Jerusalem, August 17 (CNA).-The Christian minority in Gaza are under increasing pressure by Hamas to become Muslims, submit to Islamic law or leave the Gaza Strip , says a report by the Cybercast News Service.
Hamas, an Islamic terrorist group that won last year's Palestinian parliamentary elections, completed a military takeover of the Gaza Strip in June, handily defeating Palestinian Authority Chairman Mahmoud Abbas' Fatah movement. Following the takeover, Hamas announced that an era of strict Islamic rule had begun in Gaza.
According to a report in Middle East Newsline last week, Hamas is moving fast against non-Muslims in the area. Fatah officials who spoke to the news service on condition of anonymity said Hamas is pressing leaders of the 2,000-member Christian community to either convert to Islam or emigrate.
The Jerusalem Post earlier reported that Prof. Sana al-Sayegh, dean of the science and technology faculty at Palestine University and a Christian, had been abducted by several of her Muslim colleagues and forced to convert and marry a Muslim man.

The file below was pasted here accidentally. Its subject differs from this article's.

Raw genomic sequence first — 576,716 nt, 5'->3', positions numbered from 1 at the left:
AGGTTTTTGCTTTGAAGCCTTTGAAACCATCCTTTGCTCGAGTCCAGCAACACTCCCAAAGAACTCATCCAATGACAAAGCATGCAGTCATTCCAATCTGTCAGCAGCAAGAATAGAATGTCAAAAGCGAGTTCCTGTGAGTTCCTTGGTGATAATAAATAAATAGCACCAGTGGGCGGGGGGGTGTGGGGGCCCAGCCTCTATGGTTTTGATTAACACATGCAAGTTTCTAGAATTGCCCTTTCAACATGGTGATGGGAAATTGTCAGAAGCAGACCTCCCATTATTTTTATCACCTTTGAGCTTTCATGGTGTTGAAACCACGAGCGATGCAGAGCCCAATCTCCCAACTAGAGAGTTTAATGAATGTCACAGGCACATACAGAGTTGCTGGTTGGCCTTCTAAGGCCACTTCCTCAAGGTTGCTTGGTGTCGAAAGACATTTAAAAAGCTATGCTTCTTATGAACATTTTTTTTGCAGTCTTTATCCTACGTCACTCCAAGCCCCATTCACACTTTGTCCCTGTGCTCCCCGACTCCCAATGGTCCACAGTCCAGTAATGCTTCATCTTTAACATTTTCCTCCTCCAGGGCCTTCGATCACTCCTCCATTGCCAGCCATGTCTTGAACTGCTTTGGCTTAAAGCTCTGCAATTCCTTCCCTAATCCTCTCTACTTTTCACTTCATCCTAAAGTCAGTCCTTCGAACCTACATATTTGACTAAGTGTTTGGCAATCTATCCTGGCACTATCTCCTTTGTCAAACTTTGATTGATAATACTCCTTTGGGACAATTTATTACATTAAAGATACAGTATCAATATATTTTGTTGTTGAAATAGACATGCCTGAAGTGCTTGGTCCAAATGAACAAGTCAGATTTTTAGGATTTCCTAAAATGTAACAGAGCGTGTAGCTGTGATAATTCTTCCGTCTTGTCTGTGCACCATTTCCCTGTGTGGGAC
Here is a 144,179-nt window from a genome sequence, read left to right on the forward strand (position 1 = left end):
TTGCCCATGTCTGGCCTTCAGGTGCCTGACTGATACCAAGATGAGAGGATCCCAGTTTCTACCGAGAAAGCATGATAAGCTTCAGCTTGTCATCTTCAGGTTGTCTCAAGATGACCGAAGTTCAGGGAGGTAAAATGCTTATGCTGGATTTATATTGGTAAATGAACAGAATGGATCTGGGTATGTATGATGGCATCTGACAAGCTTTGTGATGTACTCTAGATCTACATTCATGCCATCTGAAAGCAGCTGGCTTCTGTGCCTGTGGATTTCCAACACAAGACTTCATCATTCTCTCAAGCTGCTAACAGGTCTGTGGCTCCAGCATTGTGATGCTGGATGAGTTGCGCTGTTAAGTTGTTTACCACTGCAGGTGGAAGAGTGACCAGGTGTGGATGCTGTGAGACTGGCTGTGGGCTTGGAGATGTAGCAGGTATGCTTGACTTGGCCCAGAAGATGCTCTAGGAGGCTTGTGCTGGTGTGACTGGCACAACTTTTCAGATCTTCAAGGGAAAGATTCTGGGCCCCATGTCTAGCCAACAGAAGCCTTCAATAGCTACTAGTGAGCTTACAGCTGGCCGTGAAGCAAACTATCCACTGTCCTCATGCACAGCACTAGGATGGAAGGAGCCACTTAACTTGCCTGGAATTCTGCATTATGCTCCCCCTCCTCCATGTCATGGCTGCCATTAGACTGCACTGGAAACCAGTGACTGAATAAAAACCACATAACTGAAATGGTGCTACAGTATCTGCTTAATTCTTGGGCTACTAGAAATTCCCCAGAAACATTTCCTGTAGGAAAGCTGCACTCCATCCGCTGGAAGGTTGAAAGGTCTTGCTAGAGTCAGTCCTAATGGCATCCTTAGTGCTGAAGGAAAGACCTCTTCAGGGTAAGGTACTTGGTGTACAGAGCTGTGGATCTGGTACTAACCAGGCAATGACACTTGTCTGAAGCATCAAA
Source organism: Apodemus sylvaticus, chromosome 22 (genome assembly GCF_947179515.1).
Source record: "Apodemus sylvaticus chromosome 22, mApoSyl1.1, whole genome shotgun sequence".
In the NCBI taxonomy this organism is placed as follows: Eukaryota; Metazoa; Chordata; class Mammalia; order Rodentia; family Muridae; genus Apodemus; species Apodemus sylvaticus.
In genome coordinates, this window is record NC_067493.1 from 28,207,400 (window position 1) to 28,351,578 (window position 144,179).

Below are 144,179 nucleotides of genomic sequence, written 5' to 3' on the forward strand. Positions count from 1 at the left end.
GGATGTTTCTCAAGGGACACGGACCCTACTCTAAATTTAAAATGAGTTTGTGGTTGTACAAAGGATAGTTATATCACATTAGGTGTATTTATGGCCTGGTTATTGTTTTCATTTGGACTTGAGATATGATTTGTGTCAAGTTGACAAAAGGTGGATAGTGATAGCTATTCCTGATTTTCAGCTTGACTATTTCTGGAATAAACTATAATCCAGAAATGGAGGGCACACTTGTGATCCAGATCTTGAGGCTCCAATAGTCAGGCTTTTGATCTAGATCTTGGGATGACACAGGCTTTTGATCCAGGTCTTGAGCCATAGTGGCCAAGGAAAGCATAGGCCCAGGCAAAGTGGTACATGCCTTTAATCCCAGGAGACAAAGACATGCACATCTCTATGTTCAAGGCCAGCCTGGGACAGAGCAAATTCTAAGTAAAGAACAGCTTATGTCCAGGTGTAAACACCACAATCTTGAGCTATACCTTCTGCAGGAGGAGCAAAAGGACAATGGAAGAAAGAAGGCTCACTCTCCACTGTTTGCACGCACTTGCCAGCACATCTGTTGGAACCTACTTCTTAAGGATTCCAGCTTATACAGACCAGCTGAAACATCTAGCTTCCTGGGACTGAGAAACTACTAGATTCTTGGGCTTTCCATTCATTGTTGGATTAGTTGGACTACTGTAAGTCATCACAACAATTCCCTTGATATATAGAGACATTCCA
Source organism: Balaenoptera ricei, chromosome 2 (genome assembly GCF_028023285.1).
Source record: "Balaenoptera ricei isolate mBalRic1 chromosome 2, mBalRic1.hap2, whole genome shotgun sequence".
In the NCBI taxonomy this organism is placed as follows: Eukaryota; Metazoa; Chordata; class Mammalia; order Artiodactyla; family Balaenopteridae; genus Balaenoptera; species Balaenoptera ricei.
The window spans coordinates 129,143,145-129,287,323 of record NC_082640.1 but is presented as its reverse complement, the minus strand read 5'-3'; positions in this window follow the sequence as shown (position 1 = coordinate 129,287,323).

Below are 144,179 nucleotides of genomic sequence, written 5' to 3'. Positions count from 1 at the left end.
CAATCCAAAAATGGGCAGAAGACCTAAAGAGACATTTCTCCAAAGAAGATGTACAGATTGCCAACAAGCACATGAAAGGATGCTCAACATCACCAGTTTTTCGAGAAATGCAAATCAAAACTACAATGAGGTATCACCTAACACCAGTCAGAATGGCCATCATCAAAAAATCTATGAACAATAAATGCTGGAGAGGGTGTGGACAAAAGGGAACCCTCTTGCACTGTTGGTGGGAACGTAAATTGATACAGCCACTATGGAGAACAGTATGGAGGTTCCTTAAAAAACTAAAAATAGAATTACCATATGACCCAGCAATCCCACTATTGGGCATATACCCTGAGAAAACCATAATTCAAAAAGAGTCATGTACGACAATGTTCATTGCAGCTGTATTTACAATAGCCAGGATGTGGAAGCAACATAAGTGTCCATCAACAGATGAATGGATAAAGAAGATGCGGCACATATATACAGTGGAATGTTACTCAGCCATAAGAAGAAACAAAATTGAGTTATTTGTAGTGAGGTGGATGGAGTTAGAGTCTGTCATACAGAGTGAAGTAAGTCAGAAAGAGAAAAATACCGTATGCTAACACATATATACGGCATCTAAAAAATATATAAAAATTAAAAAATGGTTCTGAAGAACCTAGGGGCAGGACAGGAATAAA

Weeks after her disappearance in late June, al-Sayegh's family was invited to a meeting with several aides of Hamas Prime Minister Ismail Haniyeh. Surrounded by Hamas gunmen, a distraught and crying al-Sayegh informed her family that she had become a Muslim.
Hamas maintains that al-Sayegh's conversion was a matter of personal choice and that it is vigorously protecting the rights of Gaza's Christians, but Dr. Walid Phares, a leading Middle East expert and senior fellow at the Foundation for the Defense of Democracies, told Cybercast News Service that the exact opposite is true.
"Hamas states that it 'protects' minorities with the same energy as the Taliban and the Islamist regime in Sudan," said Phares. However, "the reality is that the Jihadist agenda of Hamas includes gradual but strict implementation of shari'a law."
Phares said that as a result of this increasing Islamic pressure, Gaza's Christian community is considering fleeing the area en masse. Many have already left.
In related news, about 300 Palestinians on Monday violated a Hamas ban on public demonstrations and gathered in a central Gaza City square chanting, "We want freedom." Many others were prevented from ever reaching the location.
Heavily armed Hamas militiamen quickly broke up the protest, wounding a large number of people with clubs and rifle butts, and arresting others.
Later in the day, Hamas forces raided the local offices of international and Palestinian news agencies and confiscated all coverage of the demonstration.